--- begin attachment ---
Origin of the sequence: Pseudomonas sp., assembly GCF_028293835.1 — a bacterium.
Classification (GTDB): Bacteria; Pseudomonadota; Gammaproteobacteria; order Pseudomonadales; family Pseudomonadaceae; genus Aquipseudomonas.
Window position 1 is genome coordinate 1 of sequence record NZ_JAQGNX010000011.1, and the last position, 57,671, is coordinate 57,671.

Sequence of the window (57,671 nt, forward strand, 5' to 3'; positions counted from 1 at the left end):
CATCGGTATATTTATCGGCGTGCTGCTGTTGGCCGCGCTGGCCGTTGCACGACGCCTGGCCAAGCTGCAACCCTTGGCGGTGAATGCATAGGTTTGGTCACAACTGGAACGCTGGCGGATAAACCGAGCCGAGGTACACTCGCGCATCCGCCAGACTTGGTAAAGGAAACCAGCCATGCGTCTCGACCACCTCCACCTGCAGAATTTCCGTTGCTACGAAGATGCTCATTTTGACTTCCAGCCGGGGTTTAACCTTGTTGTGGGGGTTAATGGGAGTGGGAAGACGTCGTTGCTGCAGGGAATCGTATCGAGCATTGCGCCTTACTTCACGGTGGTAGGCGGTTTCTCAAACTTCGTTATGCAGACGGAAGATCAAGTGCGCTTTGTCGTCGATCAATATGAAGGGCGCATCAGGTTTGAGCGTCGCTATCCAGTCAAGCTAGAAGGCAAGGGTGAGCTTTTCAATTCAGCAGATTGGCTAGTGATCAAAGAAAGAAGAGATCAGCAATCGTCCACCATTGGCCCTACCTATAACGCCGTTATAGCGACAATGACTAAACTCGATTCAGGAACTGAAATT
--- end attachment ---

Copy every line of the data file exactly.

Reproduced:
Origin of the sequence: Pseudomonas sp., assembly GCF_028293835.1 — a bacterium.
Classification (GTDB): Bacteria; Pseudomonadota; Gammaproteobacteria; order Pseudomonadales; family Pseudomonadaceae; genus Aquipseudomonas.
Window position 1 is genome coordinate 1 of sequence record NZ_JAQGNX010000011.1, and the last position, 57,671, is coordinate 57,671.

Sequence of the window (57,671 nt, forward strand, 5' to 3'; positions counted from 1 at the left end):
CATCGGTATATTTATCGGCGTGCTGCTGTTGGCCGCGCTGGCCGTTGCACGACGCCTGGCCAAGCTGCAACCCTTGGCGGTGAATGCATAGGTTTGGTCACAACTGGAACGCTGGCGGATAAACCGAGCCGAGGTACACTCGCGCATCCGCCAGACTTGGTAAAGGAAACCAGCCATGCGTCTCGACCACCTCCACCTGCAGAATTTCCGTTGCTACGAAGATGCTCATTTTGACTTCCAGCCGGGGTTTAACCTTGTTGTGGGGGTTAATGGGAGTGGGAAGACGTCGTTGCTGCAGGGAATCGTATCGAGCATTGCGCCTTACTTCACGGTGGTAGGCGGTTTCTCAAACTTCGTTATGCAGACGGAAGATCAAGTGCGCTTTGTCGTCGATCAATATGAAGGGCGCATCAGGTTTGAGCGTCGCTATCCAGTCAAGCTAGAAGGCAAGGGTGAGCTTTTCAATTCAGCAGATTGGCTAGTGATCAAAGAAAGAAGAGATCAGCAATCGTCCACCATTGGCCCTACCTATAACGCCGTTATAGCGACAATGACTAAACTCGATTCAGGAACTGAAATT